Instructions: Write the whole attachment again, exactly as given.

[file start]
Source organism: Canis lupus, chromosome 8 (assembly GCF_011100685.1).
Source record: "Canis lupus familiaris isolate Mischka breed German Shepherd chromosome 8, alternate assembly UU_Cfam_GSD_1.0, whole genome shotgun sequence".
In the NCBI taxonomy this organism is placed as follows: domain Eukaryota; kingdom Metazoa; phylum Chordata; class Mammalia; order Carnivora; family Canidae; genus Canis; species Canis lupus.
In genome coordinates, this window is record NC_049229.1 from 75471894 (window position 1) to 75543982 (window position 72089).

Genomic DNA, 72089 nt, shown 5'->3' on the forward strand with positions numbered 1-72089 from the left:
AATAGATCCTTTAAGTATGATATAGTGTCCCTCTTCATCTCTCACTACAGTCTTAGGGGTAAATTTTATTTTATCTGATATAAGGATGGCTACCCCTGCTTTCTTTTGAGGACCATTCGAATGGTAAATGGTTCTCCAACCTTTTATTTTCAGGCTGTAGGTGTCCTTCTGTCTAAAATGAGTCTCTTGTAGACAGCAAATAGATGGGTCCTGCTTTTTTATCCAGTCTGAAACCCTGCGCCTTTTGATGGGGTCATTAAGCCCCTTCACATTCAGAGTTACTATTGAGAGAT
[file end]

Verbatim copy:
Source organism: Canis lupus, chromosome 8 (assembly GCF_011100685.1).
Source record: "Canis lupus familiaris isolate Mischka breed German Shepherd chromosome 8, alternate assembly UU_Cfam_GSD_1.0, whole genome shotgun sequence".
In the NCBI taxonomy this organism is placed as follows: domain Eukaryota; kingdom Metazoa; phylum Chordata; class Mammalia; order Carnivora; family Canidae; genus Canis; species Canis lupus.
In genome coordinates, this window is record NC_049229.1 from 75471894 (window position 1) to 75543982 (window position 72089).

Genomic DNA, 72089 nt, shown 5'->3' on the forward strand with positions numbered 1-72089 from the left:
AATAGATCCTTTAAGTATGATATAGTGTCCCTCTTCATCTCTCACTACAGTCTTAGGGGTAAATTTTATTTTATCTGATATAAGGATGGCTACCCCTGCTTTCTTTTGAGGACCATTCGAATGGTAAATGGTTCTCCAACCTTTTATTTTCAGGCTGTAGGTGTCCTTCTGTCTAAAATGAGTCTCTTGTAGACAGCAAATAGATGGGTCCTGCTTTTTTATCCAGTCTGAAACCCTGCGCCTTTTGATGGGGTCATTAAGCCCCTTCACATTCAGAGTTACTATTGAGAGAT